New rules for remote working introduced in bid to slow virus
Officials unveil a new battery of measures to combat the spread of the coronavirus, including exempting public and private employees from "non-essential sectors" and parents of schoolchildren from travelling to their workplace.
The government announced a new battery of measures on Monday evening to combat the spread of the coronavirus, including exempting public and private employees from "non-essential sectors" and parents of schoolchildren from travelling to their workplace.
The steps were unveiled after a meeting of the government's 'Economic and Social Cabinet that lasted five hours, which President Alberto Fernández attended.
"Those who are parents of school-age children, who are without classes [as from this Monday], and others who integrate at-risk groups, will be released from having to go to their workplace," Labour Minister Claudio Moroni, at a press conference.
The new rules for home-working apply to all employees in "non-essential services," those with pre-existing illnesses and those aged over 60 years of age.
Workers "must set the conditions with their employer to be able to do so," Moroni said, however, placing the emphasis on the employer.
In Argentina there are some nine million registered workers and another six million who work under informal terms, without social security or labour insurance, who are not declared with the State.
The announcement came after another another tense day in which the government added Brazil and Chile to its list of "at rick" or "affected" countries list. The neighbouring countries join China, South Korea, Iran, the United States, Japan and Europe in being considered as at risk areas.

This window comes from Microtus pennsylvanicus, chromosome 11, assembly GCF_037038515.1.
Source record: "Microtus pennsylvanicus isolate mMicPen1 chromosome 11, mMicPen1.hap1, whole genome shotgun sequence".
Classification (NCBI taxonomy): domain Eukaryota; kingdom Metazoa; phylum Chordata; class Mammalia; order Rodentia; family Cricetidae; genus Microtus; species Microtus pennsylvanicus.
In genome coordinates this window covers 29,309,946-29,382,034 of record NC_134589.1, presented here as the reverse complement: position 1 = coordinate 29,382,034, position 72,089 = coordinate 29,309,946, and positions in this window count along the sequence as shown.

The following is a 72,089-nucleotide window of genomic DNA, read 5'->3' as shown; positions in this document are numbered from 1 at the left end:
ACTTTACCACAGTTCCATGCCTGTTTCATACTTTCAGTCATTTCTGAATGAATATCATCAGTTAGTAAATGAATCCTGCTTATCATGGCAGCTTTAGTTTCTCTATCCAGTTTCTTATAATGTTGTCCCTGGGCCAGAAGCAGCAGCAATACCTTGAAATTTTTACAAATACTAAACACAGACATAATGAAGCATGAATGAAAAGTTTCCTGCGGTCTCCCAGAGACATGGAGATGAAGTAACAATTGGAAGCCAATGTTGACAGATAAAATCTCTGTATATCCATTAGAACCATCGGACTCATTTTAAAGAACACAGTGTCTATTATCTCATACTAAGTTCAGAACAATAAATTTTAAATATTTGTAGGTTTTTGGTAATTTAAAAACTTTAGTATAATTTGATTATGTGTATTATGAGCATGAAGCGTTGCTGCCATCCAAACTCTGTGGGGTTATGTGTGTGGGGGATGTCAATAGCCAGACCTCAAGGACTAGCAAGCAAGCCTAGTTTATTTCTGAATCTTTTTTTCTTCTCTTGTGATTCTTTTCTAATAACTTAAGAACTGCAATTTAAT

Those who arrive from such nations are ordered to adopt a mandatory 14-day quarantine period in their places of residence. Argentina's borders are currently closed to all foreigners for two weeks, beginning as of Sunday.
Sparking headlines across the country, migration officials forced two US citizens to leave the Sheraton Hotel in the capital on Monday, where they had violated the terms of mandatory quarantine.
In total, some 250 foreigners have been expelled from the country since measures to slow the spread of the coronavirus were tightened, government officials said.
Yesterday was the first day of two weeks in which some eight million students in Argentina did not attend school, after the government moved to shutter educational institutions across the country. The measure affects children at kindergarten, primary and secondary school levels.
Children or adolescents who go to school to receive food and nutrition can still do so.
An estimated 35 percent of Argentines live below the poverty line in Argentina.
President Fernández is expected to spend the next 24 hours working at the Olivos presidential residence, echoing his own requests of citizens, as he oversees measures to tackle the public health emergency.
Officials from the national government, as well as administrations in Buenos Aires City and Province, are still discussing potential changes to public transport.
Other ministers – including Economy Minister Martín Guzmán and Production Minister Matías Kulfas – are leading talks about slowing price increases and the supply of products. Talks have also centred on a potential tax-relief programme for businesses to mitigate the economic impact of the pandemic.